Article

Effects of temptations on the affective salience of weight control goals.

Department of Psychology, Boston University, 648 Beacon Street, Boston, MA 02215, USA.
Behaviour Research and Therapy (Impact Factor: 3.85). 04/2007; 45(3):449-58. DOI: 10.1016/j.brat.2006.03.018
Source: PubMed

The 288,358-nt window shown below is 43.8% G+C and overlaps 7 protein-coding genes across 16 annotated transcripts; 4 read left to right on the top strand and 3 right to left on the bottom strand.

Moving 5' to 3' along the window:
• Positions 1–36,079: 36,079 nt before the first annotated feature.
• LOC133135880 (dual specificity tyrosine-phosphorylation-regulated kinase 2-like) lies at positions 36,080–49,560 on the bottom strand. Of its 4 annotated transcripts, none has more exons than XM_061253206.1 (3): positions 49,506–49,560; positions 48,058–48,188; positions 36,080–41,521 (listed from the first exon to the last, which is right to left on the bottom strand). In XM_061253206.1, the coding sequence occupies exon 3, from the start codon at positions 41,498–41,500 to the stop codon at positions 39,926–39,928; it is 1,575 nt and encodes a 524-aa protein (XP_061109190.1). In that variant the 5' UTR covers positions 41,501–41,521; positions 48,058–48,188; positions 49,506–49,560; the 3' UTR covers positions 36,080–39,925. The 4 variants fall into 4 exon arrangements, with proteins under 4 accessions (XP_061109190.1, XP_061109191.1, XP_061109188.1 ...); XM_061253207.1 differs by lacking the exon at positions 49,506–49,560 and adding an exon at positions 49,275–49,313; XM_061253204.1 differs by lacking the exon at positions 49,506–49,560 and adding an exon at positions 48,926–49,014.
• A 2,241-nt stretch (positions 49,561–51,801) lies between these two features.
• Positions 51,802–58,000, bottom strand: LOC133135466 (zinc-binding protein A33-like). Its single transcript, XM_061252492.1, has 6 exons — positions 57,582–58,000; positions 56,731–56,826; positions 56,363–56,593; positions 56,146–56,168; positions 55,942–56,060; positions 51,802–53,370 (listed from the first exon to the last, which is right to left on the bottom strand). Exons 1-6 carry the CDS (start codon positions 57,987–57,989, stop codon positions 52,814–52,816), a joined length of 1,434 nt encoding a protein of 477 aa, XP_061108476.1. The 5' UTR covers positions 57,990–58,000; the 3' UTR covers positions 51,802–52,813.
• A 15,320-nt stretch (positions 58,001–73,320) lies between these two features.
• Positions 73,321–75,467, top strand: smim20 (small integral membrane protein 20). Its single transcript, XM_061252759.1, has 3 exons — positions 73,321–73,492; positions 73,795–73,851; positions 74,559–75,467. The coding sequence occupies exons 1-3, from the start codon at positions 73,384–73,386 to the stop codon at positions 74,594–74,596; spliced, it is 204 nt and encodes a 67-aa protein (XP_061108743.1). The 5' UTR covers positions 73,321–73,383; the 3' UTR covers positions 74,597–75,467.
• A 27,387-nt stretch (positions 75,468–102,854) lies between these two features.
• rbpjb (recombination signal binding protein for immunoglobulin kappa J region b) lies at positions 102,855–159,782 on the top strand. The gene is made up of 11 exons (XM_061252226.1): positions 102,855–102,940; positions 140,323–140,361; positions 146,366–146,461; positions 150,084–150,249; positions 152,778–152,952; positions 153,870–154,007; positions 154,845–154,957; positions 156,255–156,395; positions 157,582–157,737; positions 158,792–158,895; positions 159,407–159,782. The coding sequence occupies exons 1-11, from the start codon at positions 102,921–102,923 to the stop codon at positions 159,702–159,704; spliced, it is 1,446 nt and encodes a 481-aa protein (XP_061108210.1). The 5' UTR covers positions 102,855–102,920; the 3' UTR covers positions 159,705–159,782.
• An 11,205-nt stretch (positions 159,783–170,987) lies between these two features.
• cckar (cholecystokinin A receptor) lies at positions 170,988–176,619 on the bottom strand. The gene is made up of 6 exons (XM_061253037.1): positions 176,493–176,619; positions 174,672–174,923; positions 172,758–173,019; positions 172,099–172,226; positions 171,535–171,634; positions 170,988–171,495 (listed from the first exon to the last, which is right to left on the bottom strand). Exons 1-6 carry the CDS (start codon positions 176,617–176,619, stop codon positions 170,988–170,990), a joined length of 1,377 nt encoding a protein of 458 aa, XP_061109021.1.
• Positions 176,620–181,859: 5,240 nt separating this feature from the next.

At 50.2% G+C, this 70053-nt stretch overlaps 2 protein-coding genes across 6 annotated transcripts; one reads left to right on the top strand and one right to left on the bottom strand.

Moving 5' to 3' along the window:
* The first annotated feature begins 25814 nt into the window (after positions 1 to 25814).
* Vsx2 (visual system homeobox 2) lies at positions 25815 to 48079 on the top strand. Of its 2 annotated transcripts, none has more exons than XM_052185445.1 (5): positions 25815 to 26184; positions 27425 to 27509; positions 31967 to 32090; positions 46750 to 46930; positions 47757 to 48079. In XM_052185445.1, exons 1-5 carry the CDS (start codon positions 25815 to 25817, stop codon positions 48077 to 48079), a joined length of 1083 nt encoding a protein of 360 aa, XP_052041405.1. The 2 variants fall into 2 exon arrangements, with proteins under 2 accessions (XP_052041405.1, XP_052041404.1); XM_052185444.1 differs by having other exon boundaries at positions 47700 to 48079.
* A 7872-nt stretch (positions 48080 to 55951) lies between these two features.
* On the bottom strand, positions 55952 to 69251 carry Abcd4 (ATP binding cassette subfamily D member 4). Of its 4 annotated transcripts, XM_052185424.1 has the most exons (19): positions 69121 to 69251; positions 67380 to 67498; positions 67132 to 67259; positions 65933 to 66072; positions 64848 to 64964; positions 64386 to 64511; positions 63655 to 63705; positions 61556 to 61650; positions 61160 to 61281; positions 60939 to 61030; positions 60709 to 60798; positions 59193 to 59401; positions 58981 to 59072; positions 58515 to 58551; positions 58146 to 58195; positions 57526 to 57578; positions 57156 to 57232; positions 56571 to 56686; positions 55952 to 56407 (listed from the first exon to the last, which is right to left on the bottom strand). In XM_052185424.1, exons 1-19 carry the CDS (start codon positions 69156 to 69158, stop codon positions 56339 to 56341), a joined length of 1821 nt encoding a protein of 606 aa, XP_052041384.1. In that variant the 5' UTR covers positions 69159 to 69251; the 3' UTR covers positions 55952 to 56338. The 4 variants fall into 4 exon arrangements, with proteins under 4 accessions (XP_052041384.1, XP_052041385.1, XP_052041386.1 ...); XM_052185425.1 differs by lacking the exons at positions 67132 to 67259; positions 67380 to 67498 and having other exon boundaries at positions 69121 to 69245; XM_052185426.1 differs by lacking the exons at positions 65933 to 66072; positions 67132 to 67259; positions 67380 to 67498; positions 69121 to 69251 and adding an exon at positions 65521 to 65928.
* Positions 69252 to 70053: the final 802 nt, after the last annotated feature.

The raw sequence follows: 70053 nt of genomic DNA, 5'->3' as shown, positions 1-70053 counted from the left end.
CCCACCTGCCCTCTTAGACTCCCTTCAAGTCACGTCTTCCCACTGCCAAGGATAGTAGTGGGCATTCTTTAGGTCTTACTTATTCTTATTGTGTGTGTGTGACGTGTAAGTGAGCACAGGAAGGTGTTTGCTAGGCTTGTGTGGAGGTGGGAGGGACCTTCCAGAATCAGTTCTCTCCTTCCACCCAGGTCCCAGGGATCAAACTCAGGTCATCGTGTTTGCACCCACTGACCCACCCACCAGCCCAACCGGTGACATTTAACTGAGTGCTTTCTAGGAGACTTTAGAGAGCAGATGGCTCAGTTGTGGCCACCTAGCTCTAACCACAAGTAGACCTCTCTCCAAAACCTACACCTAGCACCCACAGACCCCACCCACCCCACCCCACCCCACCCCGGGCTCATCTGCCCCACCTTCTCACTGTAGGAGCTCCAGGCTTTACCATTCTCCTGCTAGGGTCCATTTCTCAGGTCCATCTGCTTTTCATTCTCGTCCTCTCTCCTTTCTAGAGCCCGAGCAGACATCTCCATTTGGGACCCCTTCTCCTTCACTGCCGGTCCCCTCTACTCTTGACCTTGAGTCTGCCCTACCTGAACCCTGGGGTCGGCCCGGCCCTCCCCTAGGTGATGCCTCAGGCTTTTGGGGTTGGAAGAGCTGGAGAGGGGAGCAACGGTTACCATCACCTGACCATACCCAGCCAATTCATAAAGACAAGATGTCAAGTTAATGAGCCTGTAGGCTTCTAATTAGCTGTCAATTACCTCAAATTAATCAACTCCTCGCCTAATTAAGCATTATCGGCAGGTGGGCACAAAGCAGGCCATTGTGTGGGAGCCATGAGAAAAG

ABSTRACT Despite the value of weight control goals, the maintenance of healthy eating habits represents a challenge for most. Self-regulatory efforts are often challenged by the presence of high-risk cues (e.g., tempting foods) which provide short-term positive outcomes at the expense of these long-term health objectives. The current study examined contextual influences on self-regulation failure by exploring the effect of cues on an indirect measure of goal value. Two experiments were conducted with undergraduate students which examined the effect of temptation cues on the evaluation of information related to the goal of weight control. Results of Study 1 provided preliminary evidence for the utility of this task as an indirect measure of goal value and showed that food-related primes slowed evaluation response times for weight control-related targets. Study 2 replicated and extended these findings by demonstrating that temptation cues may not only decrease the affective salience of weight control related information but increase the salience of information related to the goal of affect enhancement. These results suggest that self-regulation failure may be influenced by contextual changes in the value of health-related goals. Implications for prevention and intervention efforts are discussed.

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